Fantasy Files: When to Go IDP

I have one thing about my current rookie draft, and that’s good instincts. I tried to trade up to pick 4.05 to pick up Alec Ogletree. The trade didn’t work but Ogletree went at that spot. I had a potential deal to trade my 5.11 and 6.11 for Josh Norris’s 5.05 and thought Jonathan Cyprien would be a good target. The deal did not go down and Cyprien went at 5.06.

It’s hard to draft IDPs in a rookie draft. You can get starters, and potential elite ones, in round two to three, but it’s so hard to not select those shiny lottery tickets in the form of running backs, wide receivers, and quarterbacks. Remember Adrian McPherson? He was a third-round rookie pick. While you’re dreaming of a sixth-rounder like Arian Foster, it’s usually a David Greene or Frank “the tank” Summers.

I had that choice with my 4.11 pick. After the hard wait between 2.11 and 4.11, including an attempt to trade up to get my 3.11 that I traded for Tony Gonzalez last year, a mid-season deal that seemed like a six-week rental. Nobody bit, even though this has been the most trade-heavy draft in league history. I lost Kelvin Sheppard in our free agency frenzy, and didn’t even notice that he was traded to the Colts for Jerry Hughes, which freed up a starting spot for second-round pick Kiko Alonso. Plus Alonso was top of the linebacker list alphabetically so that made for a decent joke.

Look at the 2008 rookie draft, five years ago so we know the tale of the players. The first round was naturally RB-heavy. First IDP was Keith Rivers at 2.04. Not so much of a winner. Chris Long went at 2.11. Like most defensive ends, it took until year three for him to be a player who could start. After that we have Curtis Lofton at 2.11 (worked out), Vernon Gholston (oh wow), Jordon Dizon (blarg), Derrick Harvey (lots o busts in 2008 IDP land) and Kenny Phillips who has been a decent, not spectacular player at safety.

If you look at the offensive guys taken in the second and third rounds of that draft, the “keepers” include Joe Flacco (still just a QB2 in fantasy), Jordy Nelson, DeSean Jackson (although you hate yourself every time you start him), Steve Slaton (good for a year), and that’s about it.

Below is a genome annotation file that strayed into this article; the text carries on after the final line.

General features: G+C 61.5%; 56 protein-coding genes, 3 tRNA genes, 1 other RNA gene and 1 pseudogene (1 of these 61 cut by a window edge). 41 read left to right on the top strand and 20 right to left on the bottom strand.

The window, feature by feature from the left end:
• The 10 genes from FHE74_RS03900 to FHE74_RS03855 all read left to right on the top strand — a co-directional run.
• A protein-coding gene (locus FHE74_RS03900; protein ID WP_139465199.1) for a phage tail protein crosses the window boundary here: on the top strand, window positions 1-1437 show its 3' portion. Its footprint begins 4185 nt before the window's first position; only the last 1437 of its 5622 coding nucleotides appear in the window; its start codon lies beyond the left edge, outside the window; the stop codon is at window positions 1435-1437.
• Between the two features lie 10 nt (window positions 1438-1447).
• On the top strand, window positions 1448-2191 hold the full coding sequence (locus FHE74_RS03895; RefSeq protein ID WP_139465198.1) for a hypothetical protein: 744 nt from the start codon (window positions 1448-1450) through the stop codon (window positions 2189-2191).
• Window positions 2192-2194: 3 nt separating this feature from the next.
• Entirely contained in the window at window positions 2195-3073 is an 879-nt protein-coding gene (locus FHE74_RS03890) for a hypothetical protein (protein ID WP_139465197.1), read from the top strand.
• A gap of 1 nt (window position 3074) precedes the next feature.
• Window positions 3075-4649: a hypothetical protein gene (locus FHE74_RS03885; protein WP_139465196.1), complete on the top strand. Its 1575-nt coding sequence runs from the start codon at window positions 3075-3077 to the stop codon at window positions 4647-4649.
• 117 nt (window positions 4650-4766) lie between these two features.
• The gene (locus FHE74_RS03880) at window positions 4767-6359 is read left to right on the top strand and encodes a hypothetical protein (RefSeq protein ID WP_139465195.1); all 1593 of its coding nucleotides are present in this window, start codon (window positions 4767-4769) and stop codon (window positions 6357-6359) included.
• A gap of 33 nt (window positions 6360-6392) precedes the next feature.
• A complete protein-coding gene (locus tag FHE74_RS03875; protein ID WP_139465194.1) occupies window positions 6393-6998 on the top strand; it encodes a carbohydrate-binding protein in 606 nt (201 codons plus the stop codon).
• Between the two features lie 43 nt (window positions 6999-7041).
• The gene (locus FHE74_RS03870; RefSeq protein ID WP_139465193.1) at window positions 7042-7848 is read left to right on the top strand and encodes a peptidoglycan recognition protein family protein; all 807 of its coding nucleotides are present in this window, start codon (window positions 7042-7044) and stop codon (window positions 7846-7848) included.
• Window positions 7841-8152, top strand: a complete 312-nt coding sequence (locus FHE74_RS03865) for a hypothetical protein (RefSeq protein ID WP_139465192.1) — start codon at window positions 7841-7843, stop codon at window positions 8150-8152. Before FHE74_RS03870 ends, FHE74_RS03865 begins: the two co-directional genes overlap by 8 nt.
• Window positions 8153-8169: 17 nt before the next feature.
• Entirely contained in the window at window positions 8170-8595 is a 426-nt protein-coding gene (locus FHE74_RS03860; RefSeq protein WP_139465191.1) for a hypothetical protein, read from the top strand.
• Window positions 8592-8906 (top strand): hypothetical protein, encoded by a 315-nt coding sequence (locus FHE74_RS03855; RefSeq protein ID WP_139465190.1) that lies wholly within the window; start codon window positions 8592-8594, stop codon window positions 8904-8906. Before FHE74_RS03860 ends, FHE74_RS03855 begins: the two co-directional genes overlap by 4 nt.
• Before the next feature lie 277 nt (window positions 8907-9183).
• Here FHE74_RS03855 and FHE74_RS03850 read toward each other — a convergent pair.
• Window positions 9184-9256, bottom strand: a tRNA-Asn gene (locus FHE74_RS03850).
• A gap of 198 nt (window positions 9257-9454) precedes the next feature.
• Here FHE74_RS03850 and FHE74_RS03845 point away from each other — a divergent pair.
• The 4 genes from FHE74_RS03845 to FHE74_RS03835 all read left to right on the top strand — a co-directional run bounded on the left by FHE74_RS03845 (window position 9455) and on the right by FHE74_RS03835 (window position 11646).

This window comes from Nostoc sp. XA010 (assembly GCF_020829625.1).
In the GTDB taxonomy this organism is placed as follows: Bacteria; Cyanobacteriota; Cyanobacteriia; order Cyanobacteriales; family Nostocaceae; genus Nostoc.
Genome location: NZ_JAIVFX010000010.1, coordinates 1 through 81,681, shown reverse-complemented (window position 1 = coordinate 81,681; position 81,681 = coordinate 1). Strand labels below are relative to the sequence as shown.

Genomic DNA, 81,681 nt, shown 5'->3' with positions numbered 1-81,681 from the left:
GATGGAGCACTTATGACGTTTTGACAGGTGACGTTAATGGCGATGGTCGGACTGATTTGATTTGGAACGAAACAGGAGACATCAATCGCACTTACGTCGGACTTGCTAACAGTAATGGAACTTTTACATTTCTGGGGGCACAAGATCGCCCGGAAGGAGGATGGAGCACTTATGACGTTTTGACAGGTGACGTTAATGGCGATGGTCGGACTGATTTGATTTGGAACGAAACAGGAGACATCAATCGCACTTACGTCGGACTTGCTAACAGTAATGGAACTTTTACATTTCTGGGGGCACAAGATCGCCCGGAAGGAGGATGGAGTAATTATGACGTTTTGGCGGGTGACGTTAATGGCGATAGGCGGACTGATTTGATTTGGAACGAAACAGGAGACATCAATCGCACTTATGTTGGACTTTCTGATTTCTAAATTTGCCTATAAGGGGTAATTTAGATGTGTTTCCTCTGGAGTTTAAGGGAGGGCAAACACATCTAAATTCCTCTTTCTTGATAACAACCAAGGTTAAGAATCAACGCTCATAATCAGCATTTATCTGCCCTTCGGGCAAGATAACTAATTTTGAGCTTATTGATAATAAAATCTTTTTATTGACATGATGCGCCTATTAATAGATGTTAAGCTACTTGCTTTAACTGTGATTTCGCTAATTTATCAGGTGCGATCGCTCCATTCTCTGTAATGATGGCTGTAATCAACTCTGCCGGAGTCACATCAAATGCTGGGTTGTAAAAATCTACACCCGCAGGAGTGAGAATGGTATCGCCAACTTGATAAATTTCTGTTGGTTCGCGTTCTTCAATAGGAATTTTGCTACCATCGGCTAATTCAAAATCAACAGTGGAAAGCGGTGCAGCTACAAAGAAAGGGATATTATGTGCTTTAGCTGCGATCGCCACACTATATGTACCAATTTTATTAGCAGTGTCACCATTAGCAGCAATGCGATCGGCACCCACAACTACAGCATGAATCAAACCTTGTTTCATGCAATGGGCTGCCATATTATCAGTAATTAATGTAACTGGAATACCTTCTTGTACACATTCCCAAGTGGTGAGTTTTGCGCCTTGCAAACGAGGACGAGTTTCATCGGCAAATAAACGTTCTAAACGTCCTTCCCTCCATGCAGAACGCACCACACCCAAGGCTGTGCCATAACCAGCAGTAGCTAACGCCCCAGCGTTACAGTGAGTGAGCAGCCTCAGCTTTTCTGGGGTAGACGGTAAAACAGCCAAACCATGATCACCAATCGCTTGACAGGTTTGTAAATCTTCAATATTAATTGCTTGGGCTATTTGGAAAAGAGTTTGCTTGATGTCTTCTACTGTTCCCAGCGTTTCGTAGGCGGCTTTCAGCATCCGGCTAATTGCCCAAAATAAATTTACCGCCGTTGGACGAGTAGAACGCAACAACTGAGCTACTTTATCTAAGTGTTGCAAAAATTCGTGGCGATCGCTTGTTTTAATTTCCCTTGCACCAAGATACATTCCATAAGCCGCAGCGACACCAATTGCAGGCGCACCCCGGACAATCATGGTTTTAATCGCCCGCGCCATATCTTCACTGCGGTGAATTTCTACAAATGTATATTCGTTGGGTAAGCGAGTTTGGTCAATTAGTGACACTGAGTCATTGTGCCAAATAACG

If we’re playing the ceiling/floor game, these mid-round picks are low floor, as low as you can go in some cases for offensive guys, and they do have that high ceiling although only a couple of guys a year usually make it. In terms of IDP, you’re usually taking a guy who either was a first-round pick and will get a starting shot or a guy drafted later who’s going to start immediately. The floor is lower, but the ceiling is as well. It’s a matter of risk.

I like drafting, but so far I can’t say whether I’m better or worse than the average. Over the years my top picks have improved, but the later round ones have been predictably unpredictable.

Here have been the picks of Rotoworld’s own Josh Norris, who knows a thing or two about rookies. Note that he took over a team with two draft picks and had to trade to get more:

2.06: Arthur Brown (talk about a golden opportunity)
3.05: Mike Gillislee (is Lamar Miller that entrenched?)
4.06: Josh Boyce (Pats rookies at WR have been trash lately, but why not)
5.05: Kenny Stills (note that Josh is taking chances on receivers from great offenses)

Josh has 5.10 and 6.10 and tried to pry away my 5.11.

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